Across the world efforts are being made to devolve power to the local level, giving communities greater responsibility for tackling the problems they face. For some this process is part of a wider movement towards community-led governance, which seeks to promote democratic ideals through the creation of an active civil society, while for others it is part of the drive for more efficient and effective service delivery (Edwards 2008; Lowndes and Sullivan 2008). However, how does community-led regeneration work in practice? While there are many examples of successful community-led initiatives, there is also evidence to show that the reality does not always match the rhetoric with communities remaining at the margins of regeneration without much influence in decisions (Taylor 2007; Davies 2007; Illsley and Coles 2009). It is therefore important to examine lessons from the past for, as the Joseph Rowntree Foundation (2011: 4) recently stated, ‘a clear knowledge of what has gone before, and of what currently exists, is a key requisite for planning successful future work in communities’. This chapter examines recent experiences of community-led regeneration in a Scottish context and considers whether the Scottish Government’s new community-led approach will put communities more in control of their areas.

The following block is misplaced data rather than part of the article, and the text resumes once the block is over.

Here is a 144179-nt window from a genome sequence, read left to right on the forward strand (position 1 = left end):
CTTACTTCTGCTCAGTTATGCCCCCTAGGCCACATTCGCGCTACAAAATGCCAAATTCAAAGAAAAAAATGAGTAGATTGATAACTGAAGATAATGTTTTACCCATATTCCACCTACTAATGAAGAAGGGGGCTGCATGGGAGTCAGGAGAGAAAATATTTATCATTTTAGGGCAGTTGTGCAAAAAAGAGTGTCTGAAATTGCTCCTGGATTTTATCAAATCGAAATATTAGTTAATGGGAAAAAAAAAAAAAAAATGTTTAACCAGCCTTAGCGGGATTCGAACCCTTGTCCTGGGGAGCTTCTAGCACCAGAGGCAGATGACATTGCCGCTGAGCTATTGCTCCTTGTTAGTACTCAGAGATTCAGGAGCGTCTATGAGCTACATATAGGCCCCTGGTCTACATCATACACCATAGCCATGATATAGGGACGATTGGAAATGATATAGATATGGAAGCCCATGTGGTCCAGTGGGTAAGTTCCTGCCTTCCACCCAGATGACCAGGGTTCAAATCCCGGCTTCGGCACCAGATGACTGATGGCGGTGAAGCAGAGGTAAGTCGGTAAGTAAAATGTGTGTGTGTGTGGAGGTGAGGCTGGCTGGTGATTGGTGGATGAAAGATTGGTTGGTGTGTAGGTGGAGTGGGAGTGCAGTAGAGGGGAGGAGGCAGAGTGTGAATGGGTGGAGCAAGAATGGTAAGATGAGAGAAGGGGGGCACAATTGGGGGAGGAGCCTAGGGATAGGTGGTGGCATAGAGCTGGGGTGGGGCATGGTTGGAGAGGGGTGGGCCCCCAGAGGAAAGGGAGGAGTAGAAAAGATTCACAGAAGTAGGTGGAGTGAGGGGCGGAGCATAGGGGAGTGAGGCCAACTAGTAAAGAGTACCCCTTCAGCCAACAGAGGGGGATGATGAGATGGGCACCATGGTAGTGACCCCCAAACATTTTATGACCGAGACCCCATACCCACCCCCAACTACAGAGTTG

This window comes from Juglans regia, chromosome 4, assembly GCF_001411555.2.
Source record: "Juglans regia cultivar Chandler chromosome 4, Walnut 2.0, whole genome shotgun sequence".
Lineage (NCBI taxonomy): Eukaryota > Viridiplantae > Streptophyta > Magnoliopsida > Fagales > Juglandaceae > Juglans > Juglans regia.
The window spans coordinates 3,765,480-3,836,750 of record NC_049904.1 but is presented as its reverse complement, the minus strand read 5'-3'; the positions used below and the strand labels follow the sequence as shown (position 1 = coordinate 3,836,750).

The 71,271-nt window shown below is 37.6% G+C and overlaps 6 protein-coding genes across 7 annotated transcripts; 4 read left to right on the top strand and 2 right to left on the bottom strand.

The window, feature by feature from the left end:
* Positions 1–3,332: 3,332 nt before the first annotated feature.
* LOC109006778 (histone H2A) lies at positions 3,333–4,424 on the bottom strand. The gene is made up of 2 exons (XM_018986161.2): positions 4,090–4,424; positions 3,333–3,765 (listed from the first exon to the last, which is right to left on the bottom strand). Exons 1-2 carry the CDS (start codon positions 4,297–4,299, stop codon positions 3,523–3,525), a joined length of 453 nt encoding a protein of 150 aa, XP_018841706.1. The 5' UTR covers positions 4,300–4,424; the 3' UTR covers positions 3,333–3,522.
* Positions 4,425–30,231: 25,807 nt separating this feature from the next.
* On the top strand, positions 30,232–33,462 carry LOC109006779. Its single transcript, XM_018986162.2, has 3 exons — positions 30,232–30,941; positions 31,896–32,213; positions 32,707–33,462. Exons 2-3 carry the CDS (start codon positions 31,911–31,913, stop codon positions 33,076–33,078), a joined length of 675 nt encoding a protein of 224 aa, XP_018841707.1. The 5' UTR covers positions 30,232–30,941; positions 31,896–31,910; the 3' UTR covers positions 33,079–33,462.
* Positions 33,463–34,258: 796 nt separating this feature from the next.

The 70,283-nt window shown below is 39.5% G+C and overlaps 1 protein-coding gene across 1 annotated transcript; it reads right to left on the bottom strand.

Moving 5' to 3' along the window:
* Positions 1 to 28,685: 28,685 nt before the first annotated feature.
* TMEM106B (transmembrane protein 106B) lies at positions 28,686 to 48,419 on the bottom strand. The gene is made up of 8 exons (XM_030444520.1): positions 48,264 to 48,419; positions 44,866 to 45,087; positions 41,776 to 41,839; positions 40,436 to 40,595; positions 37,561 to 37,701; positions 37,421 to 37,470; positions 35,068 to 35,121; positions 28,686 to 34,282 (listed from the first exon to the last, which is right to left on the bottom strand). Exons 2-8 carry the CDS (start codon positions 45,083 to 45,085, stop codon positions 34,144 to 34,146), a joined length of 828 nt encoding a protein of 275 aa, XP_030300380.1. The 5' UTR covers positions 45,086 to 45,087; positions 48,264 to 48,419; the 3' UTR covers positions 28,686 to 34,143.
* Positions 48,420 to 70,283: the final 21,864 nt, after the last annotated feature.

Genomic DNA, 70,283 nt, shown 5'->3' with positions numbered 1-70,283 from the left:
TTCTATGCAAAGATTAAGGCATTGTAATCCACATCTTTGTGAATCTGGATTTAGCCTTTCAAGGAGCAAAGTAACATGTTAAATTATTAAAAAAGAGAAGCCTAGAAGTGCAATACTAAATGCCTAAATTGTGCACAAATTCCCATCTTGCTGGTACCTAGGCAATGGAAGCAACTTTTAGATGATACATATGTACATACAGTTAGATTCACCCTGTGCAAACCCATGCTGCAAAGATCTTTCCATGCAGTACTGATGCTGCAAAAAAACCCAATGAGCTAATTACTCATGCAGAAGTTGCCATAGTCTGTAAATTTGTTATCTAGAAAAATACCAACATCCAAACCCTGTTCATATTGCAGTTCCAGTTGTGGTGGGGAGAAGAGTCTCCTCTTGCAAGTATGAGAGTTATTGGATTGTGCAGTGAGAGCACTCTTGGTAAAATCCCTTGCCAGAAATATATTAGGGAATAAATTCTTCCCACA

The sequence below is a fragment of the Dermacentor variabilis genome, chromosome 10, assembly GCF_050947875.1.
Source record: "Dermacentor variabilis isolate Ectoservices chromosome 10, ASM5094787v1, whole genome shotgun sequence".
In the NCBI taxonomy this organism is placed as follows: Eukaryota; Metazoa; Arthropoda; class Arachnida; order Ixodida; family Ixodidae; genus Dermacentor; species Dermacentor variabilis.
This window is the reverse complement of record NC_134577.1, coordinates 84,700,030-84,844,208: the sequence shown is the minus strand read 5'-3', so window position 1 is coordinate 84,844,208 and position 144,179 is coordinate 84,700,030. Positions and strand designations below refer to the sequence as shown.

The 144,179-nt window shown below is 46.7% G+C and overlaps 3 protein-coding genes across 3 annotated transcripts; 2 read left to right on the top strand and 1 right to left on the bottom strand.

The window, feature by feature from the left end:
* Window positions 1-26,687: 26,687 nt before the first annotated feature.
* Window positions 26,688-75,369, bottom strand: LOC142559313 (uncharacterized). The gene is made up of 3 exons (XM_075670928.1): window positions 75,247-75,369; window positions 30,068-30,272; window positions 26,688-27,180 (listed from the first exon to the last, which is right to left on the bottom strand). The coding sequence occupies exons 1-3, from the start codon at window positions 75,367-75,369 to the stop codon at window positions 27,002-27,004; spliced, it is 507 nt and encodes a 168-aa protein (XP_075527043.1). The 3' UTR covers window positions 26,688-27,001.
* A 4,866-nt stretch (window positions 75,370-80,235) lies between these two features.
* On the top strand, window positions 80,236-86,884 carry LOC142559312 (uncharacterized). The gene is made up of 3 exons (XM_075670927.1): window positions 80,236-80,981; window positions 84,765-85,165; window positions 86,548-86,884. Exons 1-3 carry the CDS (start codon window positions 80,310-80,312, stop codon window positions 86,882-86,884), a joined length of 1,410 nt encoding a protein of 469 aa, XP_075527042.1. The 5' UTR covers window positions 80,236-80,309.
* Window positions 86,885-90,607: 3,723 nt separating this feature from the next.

|Title of host publication||The Routledge companion to urban regeneration|
|Editors||Michael E. Leary, John McCarthy|
|Place of Publication||Abingdon|
|Number of pages||10|
|Publication status||Published - Oct 2013|
- Urban renewal and regeneration